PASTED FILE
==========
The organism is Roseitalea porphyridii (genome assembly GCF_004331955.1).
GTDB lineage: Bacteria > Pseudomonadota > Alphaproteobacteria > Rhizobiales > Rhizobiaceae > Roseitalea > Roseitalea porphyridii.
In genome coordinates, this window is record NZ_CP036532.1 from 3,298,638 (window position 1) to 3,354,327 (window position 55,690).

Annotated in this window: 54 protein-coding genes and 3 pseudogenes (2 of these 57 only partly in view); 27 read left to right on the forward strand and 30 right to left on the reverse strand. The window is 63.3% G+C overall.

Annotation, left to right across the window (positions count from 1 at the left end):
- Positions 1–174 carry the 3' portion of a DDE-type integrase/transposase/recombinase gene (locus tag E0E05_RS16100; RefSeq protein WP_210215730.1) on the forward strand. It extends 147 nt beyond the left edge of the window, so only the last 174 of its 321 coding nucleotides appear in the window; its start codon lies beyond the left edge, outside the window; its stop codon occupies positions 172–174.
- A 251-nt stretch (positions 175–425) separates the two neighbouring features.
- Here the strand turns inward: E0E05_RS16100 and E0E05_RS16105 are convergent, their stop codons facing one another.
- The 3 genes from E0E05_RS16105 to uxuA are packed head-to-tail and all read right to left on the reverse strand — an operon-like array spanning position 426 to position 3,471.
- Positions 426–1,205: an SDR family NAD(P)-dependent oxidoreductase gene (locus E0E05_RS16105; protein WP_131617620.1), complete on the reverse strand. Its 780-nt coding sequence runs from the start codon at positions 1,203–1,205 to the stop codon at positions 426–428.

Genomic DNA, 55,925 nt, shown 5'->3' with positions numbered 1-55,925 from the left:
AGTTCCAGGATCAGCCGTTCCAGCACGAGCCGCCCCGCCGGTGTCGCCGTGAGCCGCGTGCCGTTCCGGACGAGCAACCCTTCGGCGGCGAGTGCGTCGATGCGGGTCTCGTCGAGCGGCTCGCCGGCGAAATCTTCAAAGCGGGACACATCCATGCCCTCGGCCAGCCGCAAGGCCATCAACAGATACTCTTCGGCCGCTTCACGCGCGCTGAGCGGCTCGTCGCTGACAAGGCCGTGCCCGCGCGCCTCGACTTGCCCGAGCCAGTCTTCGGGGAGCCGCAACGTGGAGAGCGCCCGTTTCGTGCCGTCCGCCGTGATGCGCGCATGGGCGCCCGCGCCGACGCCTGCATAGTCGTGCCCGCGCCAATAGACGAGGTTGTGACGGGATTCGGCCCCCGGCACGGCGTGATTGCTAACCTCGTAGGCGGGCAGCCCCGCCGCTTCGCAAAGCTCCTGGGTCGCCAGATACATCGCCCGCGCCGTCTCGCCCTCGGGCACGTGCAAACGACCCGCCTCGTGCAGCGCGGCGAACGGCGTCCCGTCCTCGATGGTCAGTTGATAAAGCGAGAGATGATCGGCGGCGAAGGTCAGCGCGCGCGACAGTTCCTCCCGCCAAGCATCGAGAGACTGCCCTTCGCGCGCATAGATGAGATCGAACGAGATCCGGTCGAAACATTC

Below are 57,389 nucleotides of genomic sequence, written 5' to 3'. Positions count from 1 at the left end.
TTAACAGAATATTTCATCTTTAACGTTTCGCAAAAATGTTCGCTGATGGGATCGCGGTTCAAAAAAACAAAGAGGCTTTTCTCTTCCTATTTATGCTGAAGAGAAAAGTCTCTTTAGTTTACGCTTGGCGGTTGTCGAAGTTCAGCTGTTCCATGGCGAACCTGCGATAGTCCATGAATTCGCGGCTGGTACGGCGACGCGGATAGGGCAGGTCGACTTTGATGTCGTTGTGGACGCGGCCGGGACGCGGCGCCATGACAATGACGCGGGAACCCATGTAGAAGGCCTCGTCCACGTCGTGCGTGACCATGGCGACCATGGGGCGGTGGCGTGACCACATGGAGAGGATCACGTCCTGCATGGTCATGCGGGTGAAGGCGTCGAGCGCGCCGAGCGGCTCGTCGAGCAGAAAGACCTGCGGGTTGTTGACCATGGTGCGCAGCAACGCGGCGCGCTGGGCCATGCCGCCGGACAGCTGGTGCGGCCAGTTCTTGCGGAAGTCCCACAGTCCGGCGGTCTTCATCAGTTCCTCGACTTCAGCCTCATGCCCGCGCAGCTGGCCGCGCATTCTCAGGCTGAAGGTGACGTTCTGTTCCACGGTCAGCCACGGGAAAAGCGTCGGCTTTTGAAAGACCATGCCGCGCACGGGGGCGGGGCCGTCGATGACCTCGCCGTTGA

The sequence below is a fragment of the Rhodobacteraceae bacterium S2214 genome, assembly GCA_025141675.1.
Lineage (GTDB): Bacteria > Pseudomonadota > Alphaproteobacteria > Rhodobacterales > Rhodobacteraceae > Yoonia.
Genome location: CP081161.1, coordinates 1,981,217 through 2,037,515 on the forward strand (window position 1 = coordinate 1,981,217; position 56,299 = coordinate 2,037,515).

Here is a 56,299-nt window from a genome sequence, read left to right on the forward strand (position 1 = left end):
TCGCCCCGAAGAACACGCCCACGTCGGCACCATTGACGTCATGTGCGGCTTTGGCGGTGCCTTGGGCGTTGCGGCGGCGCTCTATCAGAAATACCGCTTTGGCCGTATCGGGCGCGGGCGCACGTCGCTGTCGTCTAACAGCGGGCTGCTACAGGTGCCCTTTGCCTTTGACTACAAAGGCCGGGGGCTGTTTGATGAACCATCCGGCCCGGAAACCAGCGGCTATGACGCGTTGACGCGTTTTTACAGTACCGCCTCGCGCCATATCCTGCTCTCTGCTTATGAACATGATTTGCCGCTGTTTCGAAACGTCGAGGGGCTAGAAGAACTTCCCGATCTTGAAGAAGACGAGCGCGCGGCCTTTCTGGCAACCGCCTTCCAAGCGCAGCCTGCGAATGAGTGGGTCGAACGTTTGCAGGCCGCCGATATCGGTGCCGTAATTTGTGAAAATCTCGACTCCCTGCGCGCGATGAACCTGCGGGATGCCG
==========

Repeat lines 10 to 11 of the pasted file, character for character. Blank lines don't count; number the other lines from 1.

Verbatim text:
- Positions 426–1,205: an SDR family NAD(P)-dependent oxidoreductase gene (locus E0E05_RS16105; protein WP_131617620.1), complete on the reverse strand. Its 780-nt coding sequence runs from the start codon at positions 1,203–1,205 to the stop codon at positions 426–428.

Genomic DNA, 55,925 nt, shown 5'->3' with positions numbered 1-55,925 from the left: